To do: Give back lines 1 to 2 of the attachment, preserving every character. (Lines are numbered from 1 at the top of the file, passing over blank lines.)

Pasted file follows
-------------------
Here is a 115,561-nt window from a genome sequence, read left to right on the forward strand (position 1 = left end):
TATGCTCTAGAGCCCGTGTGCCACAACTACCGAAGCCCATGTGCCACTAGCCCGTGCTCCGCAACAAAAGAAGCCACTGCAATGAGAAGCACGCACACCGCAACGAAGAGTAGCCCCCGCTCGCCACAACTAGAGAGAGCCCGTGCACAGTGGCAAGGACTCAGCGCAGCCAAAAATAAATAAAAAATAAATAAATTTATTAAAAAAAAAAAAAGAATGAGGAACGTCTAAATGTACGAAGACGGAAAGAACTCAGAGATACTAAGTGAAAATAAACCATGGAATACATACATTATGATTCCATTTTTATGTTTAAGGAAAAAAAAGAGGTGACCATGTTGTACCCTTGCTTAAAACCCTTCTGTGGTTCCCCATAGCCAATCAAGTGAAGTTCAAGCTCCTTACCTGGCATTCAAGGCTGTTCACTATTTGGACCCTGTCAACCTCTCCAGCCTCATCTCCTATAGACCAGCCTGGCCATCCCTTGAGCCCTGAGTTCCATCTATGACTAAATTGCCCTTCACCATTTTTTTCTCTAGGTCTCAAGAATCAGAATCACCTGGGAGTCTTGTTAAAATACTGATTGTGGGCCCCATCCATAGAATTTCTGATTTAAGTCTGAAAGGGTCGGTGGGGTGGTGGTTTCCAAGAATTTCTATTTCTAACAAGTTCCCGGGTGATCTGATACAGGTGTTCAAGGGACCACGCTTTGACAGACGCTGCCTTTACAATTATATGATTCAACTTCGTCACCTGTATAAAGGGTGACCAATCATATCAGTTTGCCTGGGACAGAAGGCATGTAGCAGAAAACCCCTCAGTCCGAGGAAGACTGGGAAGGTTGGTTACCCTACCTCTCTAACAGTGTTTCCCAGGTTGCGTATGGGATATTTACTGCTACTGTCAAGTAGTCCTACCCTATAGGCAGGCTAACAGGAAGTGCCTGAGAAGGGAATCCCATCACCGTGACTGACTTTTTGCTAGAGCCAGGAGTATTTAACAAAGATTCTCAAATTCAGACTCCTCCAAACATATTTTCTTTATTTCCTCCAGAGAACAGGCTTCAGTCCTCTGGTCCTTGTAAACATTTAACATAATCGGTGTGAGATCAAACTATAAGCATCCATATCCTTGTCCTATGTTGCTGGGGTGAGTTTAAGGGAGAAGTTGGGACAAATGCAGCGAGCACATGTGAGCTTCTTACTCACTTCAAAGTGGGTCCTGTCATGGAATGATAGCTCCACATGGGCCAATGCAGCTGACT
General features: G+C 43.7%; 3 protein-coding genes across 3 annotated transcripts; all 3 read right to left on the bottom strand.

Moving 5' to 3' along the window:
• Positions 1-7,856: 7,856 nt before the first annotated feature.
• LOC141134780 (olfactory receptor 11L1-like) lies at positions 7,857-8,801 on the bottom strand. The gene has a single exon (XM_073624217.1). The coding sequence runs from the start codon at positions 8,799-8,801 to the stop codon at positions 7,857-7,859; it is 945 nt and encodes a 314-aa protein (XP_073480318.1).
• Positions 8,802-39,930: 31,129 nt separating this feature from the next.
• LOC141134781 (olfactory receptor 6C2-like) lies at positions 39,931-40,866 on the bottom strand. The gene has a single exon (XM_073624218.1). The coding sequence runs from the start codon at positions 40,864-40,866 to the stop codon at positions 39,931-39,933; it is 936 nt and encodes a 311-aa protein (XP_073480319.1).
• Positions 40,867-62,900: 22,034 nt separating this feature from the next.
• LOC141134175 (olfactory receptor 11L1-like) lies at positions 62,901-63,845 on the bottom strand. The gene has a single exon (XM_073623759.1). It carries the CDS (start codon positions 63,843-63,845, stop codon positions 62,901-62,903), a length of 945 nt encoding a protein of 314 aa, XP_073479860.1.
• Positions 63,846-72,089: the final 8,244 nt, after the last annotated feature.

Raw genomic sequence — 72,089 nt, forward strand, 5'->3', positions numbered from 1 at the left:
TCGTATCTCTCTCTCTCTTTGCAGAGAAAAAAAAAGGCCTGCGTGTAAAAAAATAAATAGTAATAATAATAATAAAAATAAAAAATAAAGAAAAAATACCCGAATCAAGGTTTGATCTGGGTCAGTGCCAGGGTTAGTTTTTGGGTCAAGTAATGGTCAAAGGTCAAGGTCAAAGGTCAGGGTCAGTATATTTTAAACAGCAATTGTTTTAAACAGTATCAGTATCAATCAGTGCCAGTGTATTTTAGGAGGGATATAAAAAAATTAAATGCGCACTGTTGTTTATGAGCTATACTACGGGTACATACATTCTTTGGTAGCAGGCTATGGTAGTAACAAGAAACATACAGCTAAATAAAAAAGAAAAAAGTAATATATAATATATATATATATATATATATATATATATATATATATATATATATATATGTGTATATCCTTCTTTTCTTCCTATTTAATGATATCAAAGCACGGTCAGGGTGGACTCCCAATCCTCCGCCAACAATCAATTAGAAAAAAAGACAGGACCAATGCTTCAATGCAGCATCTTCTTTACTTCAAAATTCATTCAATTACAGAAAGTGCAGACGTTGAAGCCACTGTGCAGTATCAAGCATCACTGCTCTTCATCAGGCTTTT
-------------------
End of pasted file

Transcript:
Here is a 115,561-nt window from a genome sequence, read left to right on the forward strand (position 1 = left end):
TATGCTCTAGAGCCCGTGTGCCACAACTACCGAAGCCCATGTGCCACTAGCCCGTGCTCCGCAACAAAAGAAGCCACTGCAATGAGAAGCACGCACACCGCAACGAAGAGTAGCCCCCGCTCGCCACAACTAGAGAGAGCCCGTGCACAGTGGCAAGGACTCAGCGCAGCCAAAAATAAATAAAAAATAAATAAATTTATTAAAAAAAAAAAAAGAATGAGGAACGTCTAAATGTACGAAGACGGAAAGAACTCAGAGATACTAAGTGAAAATAAACCATGGAATACATACATTATGATTCCATTTTTATGTTTAAGGAAAAAAAAGAGGTGACCATGTTGTACCCTTGCTTAAAACCCTTCTGTGGTTCCCCATAGCCAATCAAGTGAAGTTCAAGCTCCTTACCTGGCATTCAAGGCTGTTCACTATTTGGACCCTGTCAACCTCTCCAGCCTCATCTCCTATAGACCAGCCTGGCCATCCCTTGAGCCCTGAGTTCCATCTATGACTAAATTGCCCTTCACCATTTTTTTCTCTAGGTCTCAAGAATCAGAATCACCTGGGAGTCTTGTTAAAATACTGATTGTGGGCCCCATCCATAGAATTTCTGATTTAAGTCTGAAAGGGTCGGTGGGGTGGTGGTTTCCAAGAATTTCTATTTCTAACAAGTTCCCGGGTGATCTGATACAGGTGTTCAAGGGACCACGCTTTGACAGACGCTGCCTTTACAATTATATGATTCAACTTCGTCACCTGTATAAAGGGTGACCAATCATATCAGTTTGCCTGGGACAGAAGGCATGTAGCAGAAAACCCCTCAGTCCGAGGAAGACTGGGAAGGTTGGTTACCCTACCTCTCTAACAGTGTTTCCCAGGTTGCGTATGGGATATTTACTGCTACTGTCAAGTAGTCCTACCCTATAGGCAGGCTAACAGGAAGTGCCTGAGAAGGGAATCCCATCACCGTGACTGACTTTTTGCTAGAGCCAGGAGTATTTAACAAAGATTCTCAAATTCAGACTCCTCCAAACATATTTTCTTTATTTCCTCCAGAGAACAGGCTTCAGTCCTCTGGTCCTTGTAAACATTTAACATAATCGGTGTGAGATCAAACTATAAGCATCCATATCCTTGTCCTATGTTGCTGGGGTGAGTTTAAGGGAGAAGTTGGGACAAATGCAGCGAGCACATGTGAGCTTCTTACTCACTTCAAAGTGGGTCCTGTCATGGAATGATAGCTCCACATGGGCCAATGCAGCTGACT